Black-and-yellow Phainoptila Facts and Photos

Information about the Bird Black-and-yellow Phainoptila

The black-and-yellow phainoptila or black-and-yellow silky-flycatcher (Phainoptila melanoxantha) is a species of bird in the Ptiliogonatidae family. It is monotypic within the genus Phainoptila. It is found in Costa Rica and Panama.

The black-and-yellow phainoptila is a small, rotund bird with distinctive yellow flanks. Males have a black back, head and tail, yellow flanks and rump, olive breasts and grey bellies. Females have a black cap, olive breast, rump, wings and tail, yellow flanks, and grey throat, nape, and belly. Young are similar to adult female, but duller and with no grey on nape and dusky streaking on breast.
Black-and-yellow phainoptilas are found from Costa Rica to western Panama, in mountains from 1800m (6000ft.) to timberline, although they may wander lower after breeding season. Found in highland forests and adjacent second growth and gardens.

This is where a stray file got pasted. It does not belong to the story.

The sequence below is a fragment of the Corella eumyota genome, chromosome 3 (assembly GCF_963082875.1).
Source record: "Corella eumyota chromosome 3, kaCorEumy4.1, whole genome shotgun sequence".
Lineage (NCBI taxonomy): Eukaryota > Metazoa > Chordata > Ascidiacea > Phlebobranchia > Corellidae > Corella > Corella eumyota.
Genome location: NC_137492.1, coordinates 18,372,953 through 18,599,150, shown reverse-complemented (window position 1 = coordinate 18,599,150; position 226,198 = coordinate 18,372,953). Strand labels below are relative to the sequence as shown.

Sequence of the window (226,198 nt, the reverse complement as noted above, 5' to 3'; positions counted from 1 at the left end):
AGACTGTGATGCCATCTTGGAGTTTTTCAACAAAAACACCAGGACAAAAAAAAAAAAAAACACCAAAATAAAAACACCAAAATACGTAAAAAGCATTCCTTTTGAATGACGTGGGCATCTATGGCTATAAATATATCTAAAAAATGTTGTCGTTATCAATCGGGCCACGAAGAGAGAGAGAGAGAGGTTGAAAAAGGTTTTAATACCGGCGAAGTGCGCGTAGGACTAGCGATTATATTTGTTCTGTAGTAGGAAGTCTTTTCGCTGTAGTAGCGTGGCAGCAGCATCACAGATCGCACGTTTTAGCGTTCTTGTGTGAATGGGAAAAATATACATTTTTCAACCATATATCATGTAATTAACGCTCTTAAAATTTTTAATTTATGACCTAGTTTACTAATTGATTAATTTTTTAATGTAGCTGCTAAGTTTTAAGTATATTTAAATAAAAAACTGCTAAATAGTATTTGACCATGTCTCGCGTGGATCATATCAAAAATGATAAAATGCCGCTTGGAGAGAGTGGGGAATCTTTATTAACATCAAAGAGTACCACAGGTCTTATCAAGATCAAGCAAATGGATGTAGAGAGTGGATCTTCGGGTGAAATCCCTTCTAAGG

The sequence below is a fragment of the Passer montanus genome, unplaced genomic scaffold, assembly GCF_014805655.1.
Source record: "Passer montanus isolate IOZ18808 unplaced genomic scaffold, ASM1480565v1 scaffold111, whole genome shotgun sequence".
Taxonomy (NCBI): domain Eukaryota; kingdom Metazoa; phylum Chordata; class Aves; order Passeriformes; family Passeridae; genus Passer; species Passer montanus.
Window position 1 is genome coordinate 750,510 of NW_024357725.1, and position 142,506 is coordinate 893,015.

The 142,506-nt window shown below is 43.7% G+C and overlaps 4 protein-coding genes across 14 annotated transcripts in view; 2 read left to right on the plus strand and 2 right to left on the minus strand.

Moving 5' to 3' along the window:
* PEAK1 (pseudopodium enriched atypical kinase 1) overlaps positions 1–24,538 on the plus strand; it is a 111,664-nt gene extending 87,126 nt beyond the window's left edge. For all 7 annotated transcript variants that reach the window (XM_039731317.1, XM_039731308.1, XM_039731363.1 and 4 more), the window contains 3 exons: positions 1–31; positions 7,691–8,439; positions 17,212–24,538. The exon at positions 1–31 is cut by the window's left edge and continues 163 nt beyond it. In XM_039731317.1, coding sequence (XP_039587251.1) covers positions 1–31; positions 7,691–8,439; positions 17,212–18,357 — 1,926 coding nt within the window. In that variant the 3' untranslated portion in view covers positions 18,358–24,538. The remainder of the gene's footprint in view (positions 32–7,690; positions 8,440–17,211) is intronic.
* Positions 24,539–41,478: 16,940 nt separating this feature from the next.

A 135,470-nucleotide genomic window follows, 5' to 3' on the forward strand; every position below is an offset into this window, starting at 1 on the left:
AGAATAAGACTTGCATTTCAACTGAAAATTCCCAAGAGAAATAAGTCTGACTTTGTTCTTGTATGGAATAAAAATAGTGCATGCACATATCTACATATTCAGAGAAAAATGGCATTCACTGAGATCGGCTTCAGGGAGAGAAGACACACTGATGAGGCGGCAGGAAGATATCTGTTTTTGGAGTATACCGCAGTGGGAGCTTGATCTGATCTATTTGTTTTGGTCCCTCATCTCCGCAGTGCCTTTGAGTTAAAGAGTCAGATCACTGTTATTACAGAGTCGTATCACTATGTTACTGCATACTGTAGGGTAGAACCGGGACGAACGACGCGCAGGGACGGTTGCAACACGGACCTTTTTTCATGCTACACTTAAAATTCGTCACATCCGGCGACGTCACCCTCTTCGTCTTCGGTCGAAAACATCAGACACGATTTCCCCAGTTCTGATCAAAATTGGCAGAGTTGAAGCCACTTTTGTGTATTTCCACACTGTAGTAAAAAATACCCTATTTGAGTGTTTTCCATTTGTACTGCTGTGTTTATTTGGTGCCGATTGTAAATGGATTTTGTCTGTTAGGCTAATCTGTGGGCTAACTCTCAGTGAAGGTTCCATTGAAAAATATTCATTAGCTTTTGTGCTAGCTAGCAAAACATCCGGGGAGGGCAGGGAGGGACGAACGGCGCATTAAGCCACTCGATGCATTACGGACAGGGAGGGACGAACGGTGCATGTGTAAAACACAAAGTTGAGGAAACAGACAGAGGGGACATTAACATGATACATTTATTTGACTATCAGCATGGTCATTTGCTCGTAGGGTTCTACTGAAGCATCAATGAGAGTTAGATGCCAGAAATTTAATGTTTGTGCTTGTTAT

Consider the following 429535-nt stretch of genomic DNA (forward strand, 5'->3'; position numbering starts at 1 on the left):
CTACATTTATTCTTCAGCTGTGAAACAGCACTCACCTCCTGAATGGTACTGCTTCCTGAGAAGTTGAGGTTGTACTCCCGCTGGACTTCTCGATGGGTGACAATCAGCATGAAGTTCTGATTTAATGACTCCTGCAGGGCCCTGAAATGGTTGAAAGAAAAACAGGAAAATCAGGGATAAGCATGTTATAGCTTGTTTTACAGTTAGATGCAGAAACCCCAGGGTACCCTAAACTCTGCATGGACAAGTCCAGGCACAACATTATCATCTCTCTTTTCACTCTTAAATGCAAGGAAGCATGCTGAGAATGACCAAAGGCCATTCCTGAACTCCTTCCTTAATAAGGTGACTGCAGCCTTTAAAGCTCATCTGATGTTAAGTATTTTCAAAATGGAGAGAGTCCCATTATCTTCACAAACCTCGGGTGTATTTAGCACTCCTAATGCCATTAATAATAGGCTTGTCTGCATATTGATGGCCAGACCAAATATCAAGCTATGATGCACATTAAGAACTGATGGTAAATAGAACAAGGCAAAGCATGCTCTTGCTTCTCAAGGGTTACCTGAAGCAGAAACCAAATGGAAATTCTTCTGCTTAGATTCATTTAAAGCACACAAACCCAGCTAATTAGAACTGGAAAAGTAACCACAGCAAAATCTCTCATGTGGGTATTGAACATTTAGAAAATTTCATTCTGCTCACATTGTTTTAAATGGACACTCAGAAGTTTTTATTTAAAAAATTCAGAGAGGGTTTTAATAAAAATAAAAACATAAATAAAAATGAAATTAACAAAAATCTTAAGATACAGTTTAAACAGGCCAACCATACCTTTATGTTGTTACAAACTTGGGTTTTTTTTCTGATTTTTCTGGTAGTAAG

Black-and-yellow phainoptilas frequent middle levels and upper understory of highland forests. Eats mainly of berries of trees, epiphytes, and shrubs. Rather sluggish and sedentary, often spends long periods of time stuffing itself with berries from a single tree. Occasionally accompanies sooty-capped bush tanager flocks, but soon lags behind. Occasionally plucks insects foliage or catches them in the air, though not often. Usually found alone or pairs, forms loose flocks after breeding season.
Call is a high, sharp, thin tsit or tseep, suggesting a much smaller bird. Appears to not sing.
Nest is a compact, bulky, cup of green moss, thin stems and fern fronds. Found 5-13ft. (1.5-4 m) up in a dense shrup or sapling. Lays 2 spotted, greyish-white eggs. Nesting occurs from April to May.

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